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Super Circus AtariAge (new WIP)

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I have ordered this, but it still hasn't arrived yet.

 

It does work on Concerto with Pokey.

Correction: It does work on Mateos Cart with Pokey.

I was playing with a Gemini Video Game System Joystick/Paddle plugged into the right side Port 2.

The joystick right is the "button", but that's normal for that controller.

I would wire a switch to make the button work, but for one problem:

 

The knob turned full clockwise doesn't put the see-saw all the way to the right.

It stops about a player's width from the right.

Hopefully I can add resistance.

If I have to decrease resistance, any suggestions on how to do that???

Edited by iesposta

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Gemini controllers as fas as i know the paddles don't work with atari.

Well the 4 I have dont.

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Gemini controllers as fas as i know the paddles don't work with atari.

Well the 4 I have dont.

 

Mine always worked fine.

I'm talking the combo joystick / paddle, not the Atari paddle lookalikes from Gemini.

You need y-splitter to use two paddles in port 1, and another y-splitter for Warlords 4 player.

 

If using Harmony, they will default to paddles unless you hold in the button when powering up.

 

The Atari Paddles range from left 800K ohms down to 0.0 then they go up to about 58 ohms.

The Gemini Stick/Paddle go from 950K ohms down to 15K ohms.

Looks like if I add a 100K to a 20K ohm resistor the far right will go 0 ohms before it hits the stop.

 

Both "Paddles" operate in only a small section of their entire range, but CircusAtari 7800 is the first game to fail.

I like the short throw joysticks better anyway for maze games. The Paddles are not so solid but are easy to clean.

And keeping track of a splitter to play 2 or more players isn't fun.

I have plenty of Atari Paddles.

CircusAtari has 2 player same time, I think, if I read the option screen correct.

I wonder how that plays?

2 player same time Centipede 7800 is about as wow as I've seen.

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...You need y-splitter to use two paddles in port 1, and another y-splitter for Warlords 4 player...

...Both "Paddles" operate in only a small section of their entire range, but CircusAtari 7800 is the first game to fail...

 

In case it is being set up incorrectly, for Super Circus AtariAge, paddles should be plugged in Port 2 only. Joystick only remains plugged into Port 1.

 

See respective section from the manual below...

 

post-18-0-15059400-1497185464.png

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I have ordered this, but it still hasn't arrived yet.

It does work on Concerto with Pokey.

I was playing with a Gemini Video Game System Joystick/Paddle plugged into the right side Port 2.

The joystick right is the "button", but that's normal for that controller.

I would wire a switch to make the button work, but for one problem:

 

The knob turned full clockwise doesn't put the see-saw all the way to the right.

It stops about a player's width from the right.

Hopefully I can add resistance.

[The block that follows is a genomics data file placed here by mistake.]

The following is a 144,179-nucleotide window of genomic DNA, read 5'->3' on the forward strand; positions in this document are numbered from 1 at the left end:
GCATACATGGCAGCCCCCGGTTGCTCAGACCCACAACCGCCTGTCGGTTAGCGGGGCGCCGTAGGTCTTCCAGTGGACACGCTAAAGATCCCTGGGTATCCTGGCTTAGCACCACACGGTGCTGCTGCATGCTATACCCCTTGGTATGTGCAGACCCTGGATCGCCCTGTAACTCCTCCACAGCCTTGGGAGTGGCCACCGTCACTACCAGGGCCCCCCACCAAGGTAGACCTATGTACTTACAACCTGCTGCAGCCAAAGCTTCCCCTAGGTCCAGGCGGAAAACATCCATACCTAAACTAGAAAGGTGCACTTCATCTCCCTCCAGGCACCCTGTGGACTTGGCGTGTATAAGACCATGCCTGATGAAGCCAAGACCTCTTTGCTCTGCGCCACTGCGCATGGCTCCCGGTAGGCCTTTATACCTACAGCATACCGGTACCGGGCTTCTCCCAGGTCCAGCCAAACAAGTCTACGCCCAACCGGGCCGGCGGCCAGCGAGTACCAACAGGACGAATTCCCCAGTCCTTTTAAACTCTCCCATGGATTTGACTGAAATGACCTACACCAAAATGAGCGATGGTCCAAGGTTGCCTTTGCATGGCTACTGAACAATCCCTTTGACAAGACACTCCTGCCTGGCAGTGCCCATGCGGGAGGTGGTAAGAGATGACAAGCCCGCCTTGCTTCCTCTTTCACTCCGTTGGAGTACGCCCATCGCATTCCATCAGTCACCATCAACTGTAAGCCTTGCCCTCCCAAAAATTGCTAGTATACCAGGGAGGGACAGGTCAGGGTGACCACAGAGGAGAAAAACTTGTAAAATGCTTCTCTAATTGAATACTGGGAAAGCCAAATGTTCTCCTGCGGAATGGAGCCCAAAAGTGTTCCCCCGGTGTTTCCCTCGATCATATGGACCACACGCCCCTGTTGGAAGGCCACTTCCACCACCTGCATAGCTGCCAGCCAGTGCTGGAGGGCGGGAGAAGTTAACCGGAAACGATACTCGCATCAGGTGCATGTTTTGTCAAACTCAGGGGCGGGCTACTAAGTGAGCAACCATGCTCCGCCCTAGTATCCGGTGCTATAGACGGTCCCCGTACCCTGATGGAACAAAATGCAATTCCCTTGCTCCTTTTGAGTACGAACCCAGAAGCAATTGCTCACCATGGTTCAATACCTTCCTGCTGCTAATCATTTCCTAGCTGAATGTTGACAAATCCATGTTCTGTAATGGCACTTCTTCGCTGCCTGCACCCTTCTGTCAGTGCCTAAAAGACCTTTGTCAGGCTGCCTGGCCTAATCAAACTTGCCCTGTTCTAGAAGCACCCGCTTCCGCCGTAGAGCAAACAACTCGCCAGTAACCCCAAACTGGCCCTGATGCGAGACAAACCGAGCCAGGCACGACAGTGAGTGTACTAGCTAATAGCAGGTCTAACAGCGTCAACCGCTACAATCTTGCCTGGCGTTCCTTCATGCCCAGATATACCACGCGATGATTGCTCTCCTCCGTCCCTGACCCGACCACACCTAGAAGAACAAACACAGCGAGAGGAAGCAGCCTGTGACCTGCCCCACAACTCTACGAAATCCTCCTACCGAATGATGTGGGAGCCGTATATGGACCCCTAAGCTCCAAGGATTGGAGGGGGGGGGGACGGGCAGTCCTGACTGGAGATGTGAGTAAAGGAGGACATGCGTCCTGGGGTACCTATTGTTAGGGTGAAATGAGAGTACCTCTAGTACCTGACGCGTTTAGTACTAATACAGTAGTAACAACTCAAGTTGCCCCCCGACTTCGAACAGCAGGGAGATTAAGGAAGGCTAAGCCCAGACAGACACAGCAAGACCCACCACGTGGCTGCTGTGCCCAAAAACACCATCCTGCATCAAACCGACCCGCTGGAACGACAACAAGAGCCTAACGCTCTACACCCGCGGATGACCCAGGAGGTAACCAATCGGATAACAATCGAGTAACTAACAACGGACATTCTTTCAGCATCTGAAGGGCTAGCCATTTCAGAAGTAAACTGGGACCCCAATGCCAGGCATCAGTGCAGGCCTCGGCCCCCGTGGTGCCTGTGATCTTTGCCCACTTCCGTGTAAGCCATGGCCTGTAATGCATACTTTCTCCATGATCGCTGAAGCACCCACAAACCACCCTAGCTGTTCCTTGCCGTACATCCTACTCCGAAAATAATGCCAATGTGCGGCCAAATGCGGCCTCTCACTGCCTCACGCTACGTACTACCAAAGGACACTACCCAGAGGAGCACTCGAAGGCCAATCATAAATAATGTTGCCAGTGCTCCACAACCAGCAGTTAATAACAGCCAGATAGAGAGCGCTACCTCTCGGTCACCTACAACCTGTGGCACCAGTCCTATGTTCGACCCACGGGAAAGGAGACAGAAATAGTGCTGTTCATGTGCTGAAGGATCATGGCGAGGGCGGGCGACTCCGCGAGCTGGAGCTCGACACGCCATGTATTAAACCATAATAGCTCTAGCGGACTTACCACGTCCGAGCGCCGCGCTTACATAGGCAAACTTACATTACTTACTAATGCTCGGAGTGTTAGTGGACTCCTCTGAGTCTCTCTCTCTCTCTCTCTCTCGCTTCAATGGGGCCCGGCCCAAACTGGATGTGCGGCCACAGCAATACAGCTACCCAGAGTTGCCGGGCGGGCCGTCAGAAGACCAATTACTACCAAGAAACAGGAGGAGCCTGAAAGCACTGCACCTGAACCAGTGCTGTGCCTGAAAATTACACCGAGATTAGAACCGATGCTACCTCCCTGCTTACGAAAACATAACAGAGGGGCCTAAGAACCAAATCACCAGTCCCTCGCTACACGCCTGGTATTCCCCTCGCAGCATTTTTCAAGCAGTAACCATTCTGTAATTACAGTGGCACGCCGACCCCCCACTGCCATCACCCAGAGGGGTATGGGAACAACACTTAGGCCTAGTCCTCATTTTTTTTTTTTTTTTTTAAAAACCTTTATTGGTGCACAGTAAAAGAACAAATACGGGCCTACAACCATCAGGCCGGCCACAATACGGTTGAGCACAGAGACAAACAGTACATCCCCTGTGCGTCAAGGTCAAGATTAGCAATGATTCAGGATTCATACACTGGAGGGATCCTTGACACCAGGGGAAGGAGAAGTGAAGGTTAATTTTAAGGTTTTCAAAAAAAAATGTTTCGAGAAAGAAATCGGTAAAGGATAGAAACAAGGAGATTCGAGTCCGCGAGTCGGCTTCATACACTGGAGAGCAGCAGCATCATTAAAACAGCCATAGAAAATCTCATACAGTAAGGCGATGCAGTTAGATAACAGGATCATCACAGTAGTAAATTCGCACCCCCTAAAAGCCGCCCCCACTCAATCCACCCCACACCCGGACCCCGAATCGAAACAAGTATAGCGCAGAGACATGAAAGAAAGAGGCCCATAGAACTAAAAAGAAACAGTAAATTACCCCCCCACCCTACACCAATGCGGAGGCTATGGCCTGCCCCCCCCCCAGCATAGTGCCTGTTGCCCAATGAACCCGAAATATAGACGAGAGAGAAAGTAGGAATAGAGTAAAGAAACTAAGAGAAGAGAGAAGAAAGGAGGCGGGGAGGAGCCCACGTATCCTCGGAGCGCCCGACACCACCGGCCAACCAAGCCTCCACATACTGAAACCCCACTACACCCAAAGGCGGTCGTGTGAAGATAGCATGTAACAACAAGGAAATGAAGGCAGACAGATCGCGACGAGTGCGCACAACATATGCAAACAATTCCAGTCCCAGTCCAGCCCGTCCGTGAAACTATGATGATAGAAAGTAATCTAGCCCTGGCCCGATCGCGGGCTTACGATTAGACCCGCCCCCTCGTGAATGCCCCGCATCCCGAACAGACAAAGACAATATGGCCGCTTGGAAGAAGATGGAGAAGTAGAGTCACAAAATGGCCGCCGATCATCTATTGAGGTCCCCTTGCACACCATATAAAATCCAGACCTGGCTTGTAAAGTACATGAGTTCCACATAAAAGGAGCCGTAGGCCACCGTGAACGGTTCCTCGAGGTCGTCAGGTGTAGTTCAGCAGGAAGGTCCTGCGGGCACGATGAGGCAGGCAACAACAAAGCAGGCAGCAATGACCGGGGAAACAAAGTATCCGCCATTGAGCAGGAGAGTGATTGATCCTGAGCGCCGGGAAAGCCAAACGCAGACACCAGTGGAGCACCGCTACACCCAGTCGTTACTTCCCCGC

If I have to decrease resistance, any suggestions on how to do that???

Does it work correctly with other paddle controllers? If not, it could possibly be a problem with the capacitor in the console.

Which way does the see-saw move with the controller unplugged? That should show the position associated with maximum resistance (open circuit).

 

It would be difficult to decrease the resistance. If you put a resistor in parallel with the pot, you get a non-linear response as you rotate the pot.

Putting an external capacitor in series with the existing capacitor (which lives inside the console) would decrease total capacitance (same effect as lowering the resistance: shorter charge time). But, I don't think that would work because the externally added capacitor wouldn't get discharged along with the internal capacitor.

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In case it is being set up incorrectly, for Super Circus AtariAge, paddles should be plugged in Port 2 only. Joystick only remains plugged into Port 1.

 

See respective section from the manual below...

 

attachicon.gifSSAA_Controllers.PNG

 

 

I was referring to this controller, which noted above, does have different resistance than an Atari Paddle:

med_gallery_29575_733_89379.jpg

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I was referring to this controller, which noted above, does have different resistance than an Atari Paddle:

med_gallery_29575_733_89379.jpg

Yeah i have 4 of those. Only the joystick parts ever worked. Will have to try again someday.

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Does it work correctly with other paddle controllers? If not, it could possibly be a problem with the capacitor in the console.

Which way does the see-saw move with the controller unplugged? That should show the position associated with maximum resistance (open circuit).

 

It would be difficult to decrease the resistance. If you put a resistor in parallel with the pot, you get a non-linear response as you rotate the pot.

Putting an external capacitor in series with the existing capacitor (which lives inside the console) would decrease total capacitance (same effect as lowering the resistance: shorter charge time). But, I don't think that would work because the externally added capacitor wouldn't get discharged along with the internal capacitor.

 

It works correctly with other paddle controllers.

That controller would need its resistance increased 30K to 100K to be able to drop

all the way to 0 ohms, as it now stops at 14K ohms.

 

That controller works with all other paddle games, so Bob's CircusAtari is checking for values way lower than any other paddle game program I have come across.

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Hey guys...

 

Try this one. It's a slightly greater range. (Pokey is at $450).

 

Thanks,

Bob